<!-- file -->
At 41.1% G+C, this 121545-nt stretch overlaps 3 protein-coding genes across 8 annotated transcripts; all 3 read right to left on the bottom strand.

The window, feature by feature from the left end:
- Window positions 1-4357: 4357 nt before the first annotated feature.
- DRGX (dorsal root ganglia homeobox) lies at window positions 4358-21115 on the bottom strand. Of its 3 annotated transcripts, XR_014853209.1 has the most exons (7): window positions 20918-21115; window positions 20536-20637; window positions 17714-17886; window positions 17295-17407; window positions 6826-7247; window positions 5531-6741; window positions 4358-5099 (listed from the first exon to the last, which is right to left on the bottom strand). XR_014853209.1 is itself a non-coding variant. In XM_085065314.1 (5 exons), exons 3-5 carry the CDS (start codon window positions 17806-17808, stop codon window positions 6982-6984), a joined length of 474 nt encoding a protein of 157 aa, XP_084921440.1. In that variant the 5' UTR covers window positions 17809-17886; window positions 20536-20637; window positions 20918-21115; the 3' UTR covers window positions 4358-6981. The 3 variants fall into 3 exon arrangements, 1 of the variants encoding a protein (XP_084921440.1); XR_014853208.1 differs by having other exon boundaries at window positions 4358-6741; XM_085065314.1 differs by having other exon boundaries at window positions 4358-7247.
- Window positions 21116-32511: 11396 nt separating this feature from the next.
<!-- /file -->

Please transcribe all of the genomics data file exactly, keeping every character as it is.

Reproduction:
At 41.1% G+C, this 121545-nt stretch overlaps 3 protein-coding genes across 8 annotated transcripts; all 3 read right to left on the bottom strand.

The window, feature by feature from the left end:
- Window positions 1-4357: 4357 nt before the first annotated feature.
- DRGX (dorsal root ganglia homeobox) lies at window positions 4358-21115 on the bottom strand. Of its 3 annotated transcripts, XR_014853209.1 has the most exons (7): window positions 20918-21115; window positions 20536-20637; window positions 17714-17886; window positions 17295-17407; window positions 6826-7247; window positions 5531-6741; window positions 4358-5099 (listed from the first exon to the last, which is right to left on the bottom strand). XR_014853209.1 is itself a non-coding variant. In XM_085065314.1 (5 exons), exons 3-5 carry the CDS (start codon window positions 17806-17808, stop codon window positions 6982-6984), a joined length of 474 nt encoding a protein of 157 aa, XP_084921440.1. In that variant the 5' UTR covers window positions 17809-17886; window positions 20536-20637; window positions 20918-21115; the 3' UTR covers window positions 4358-6981. The 3 variants fall into 3 exon arrangements, 1 of the variants encoding a protein (XP_084921440.1); XR_014853208.1 differs by having other exon boundaries at window positions 4358-6741; XM_085065314.1 differs by having other exon boundaries at window positions 4358-7247.
- Window positions 21116-32511: 11396 nt separating this feature from the next.